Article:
With that in mind, most financial professionals are all but too aware of the fickle nature in today’s retail banking customer. Numerous surveys have resoundingly concluded that more than 50% of retail banking customers today would consider changing banks within the next six months. Furthermore, Gallup has concluded that of all the factors affecting a customer’s loyalty, positive experiences resonated most as driving factors for customers staying where they are.

This insight begs the million (or perhaps billion) dollar question: how do banks transform a positive customer experience into long-term loyalty?

Deliver Service Experience

The first step involved in delivering a differentiated customer experience relates to the execution of such, as this is the first impression that will be made on any customer.

So how do you transform a customer experience into something that is truly unique and differentiated from the competition? At Forum, we have found that thinking backwards, or, having the end goal in mind before you even think to design the solution, is best.

To think backwards and truly transform your service model, you have to start with

  • A comprehensive profile of each client type that is served by the financial firm
  • The driving principles of client service and factors of service quality that resonate most with your prospective customer base

Once the above have been identified, you are ready to begin considering what the ideal client-interaction model might be. It is important to keep in mind that a positive customer experience is not necessarily differentiated from your competition. Think of customer experience/service as if it were akin to writing a 3 minute speech – value must be provided with every interaction, along every turn of the way (or in every line, as is the case with a compelling speech).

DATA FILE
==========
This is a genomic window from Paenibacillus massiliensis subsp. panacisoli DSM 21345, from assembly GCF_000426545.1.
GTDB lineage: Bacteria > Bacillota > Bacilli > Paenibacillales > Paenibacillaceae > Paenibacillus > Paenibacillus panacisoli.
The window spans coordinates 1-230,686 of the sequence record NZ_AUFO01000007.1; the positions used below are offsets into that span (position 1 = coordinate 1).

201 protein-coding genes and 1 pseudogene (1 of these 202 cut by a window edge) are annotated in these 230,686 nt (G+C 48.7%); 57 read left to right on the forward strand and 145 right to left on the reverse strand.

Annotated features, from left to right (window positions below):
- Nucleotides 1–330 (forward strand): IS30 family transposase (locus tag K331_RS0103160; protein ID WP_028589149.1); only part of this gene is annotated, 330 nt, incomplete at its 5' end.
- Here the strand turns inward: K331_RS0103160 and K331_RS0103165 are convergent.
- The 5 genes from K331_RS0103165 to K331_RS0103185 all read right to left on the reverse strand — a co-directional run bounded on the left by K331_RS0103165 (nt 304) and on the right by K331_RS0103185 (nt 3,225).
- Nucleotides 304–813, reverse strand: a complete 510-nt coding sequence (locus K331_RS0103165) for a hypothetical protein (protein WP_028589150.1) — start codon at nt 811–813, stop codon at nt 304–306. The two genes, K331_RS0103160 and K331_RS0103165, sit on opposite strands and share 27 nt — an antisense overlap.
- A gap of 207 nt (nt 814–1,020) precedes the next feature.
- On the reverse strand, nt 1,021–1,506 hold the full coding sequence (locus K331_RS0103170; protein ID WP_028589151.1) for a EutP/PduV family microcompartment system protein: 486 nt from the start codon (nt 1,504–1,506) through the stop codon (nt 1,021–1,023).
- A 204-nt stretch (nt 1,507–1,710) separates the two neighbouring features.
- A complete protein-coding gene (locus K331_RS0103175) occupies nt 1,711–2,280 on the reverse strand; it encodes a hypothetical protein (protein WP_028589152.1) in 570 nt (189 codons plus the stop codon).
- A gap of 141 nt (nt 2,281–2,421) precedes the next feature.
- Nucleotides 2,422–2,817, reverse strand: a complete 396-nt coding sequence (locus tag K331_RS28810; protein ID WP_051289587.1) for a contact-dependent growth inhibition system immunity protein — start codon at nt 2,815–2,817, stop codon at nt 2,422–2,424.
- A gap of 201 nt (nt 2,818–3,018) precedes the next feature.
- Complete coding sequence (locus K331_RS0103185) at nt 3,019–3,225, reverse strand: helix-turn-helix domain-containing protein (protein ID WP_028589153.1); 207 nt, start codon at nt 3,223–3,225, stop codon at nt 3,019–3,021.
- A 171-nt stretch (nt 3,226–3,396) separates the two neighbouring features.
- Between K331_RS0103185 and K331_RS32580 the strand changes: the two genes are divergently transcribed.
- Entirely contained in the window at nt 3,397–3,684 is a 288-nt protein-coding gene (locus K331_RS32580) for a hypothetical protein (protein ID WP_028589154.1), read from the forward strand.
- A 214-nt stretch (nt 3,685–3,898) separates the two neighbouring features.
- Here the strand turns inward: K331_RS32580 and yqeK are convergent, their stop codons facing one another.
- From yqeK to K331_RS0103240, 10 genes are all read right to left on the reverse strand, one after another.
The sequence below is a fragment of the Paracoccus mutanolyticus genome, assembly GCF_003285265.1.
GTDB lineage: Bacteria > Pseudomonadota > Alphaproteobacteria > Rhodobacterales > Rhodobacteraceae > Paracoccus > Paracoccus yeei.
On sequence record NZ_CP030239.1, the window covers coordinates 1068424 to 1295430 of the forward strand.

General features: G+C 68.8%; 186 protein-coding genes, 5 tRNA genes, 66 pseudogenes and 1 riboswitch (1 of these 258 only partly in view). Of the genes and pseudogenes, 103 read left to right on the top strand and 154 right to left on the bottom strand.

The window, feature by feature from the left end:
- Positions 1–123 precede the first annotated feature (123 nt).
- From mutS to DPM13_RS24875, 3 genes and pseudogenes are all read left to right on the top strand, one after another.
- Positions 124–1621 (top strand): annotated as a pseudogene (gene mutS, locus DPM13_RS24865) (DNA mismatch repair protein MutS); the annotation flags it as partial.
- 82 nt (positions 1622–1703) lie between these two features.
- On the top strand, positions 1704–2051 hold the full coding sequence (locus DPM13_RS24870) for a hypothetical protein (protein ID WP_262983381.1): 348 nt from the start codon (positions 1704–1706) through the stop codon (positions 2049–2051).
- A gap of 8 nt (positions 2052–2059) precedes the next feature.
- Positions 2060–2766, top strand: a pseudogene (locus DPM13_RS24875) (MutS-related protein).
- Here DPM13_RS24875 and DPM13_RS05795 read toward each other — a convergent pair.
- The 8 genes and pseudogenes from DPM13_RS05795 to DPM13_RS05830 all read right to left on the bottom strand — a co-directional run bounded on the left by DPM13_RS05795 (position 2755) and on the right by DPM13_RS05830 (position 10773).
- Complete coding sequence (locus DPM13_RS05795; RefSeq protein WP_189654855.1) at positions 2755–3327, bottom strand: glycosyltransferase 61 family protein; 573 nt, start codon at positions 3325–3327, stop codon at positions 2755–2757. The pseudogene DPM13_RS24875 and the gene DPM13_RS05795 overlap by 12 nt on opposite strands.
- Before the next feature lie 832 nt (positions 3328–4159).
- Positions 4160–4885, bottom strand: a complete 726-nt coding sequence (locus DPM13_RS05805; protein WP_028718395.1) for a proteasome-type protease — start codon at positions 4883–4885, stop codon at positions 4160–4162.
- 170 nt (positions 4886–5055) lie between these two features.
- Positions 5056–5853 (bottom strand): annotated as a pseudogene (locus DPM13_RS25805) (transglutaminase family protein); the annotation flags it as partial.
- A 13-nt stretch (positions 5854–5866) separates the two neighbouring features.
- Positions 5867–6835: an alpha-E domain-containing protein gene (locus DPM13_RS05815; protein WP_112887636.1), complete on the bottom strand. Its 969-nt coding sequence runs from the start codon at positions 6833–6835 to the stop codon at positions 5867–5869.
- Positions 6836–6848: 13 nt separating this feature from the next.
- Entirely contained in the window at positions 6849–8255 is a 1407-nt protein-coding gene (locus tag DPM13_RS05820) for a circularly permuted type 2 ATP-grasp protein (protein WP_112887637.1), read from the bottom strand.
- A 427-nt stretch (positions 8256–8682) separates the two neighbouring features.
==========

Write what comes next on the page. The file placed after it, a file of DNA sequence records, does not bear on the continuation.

Linking Sales Skills to Customer Experience & Transforming Engagement

In our experience delivering results in sales transformation and customer engagement, there seem to be a few common denominators that unite these two areas of focus. The following skill-sets transcend both sales and customer experience:

  • Connecting – Establishing a personal bond with the customer.
  • Encouraging – Keeping the customer participating in the interaction.
  • Questioning – Gaining in-depth information about the customer’s situation, needs, and problems.
  • Confirming – Ensuring that the interaction is explicit and specific to the needs of the customer.
  • Providing – Share information and insight that creates a clear, positive image of you, and bonds the customer and employee together in a mutually trusting relationship.

Whilst instilling the above drivers will assuredly create a positive experience, which will serve to stabilize your existing customer base, the smooth execution will lead to a differentiated experience that empowers customer advocates with compelling stories and a will to share them.

A large part of how leaders channel the power of employees lies in creating the leadership climate that enables employees to deliver the experience that ‘sticks’.  In our experience, connecting, encouraging, questioning, confirming and providing do just that.

So I’d like to end this story with two questions: What value have you placed on sales through service in your organization? and, Where are you in the process of defining your own differentiated experience?

Does Training Matter?

June 19th, 2013 by The Forum Corporation
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Training can be arduous, expensive, and tough to make it stick.  So the question always comes up, is it really worth it? Last week, thanks to a disgruntled Dunkin’ Donuts customer in Florida, we all learned that it does. It really, really does.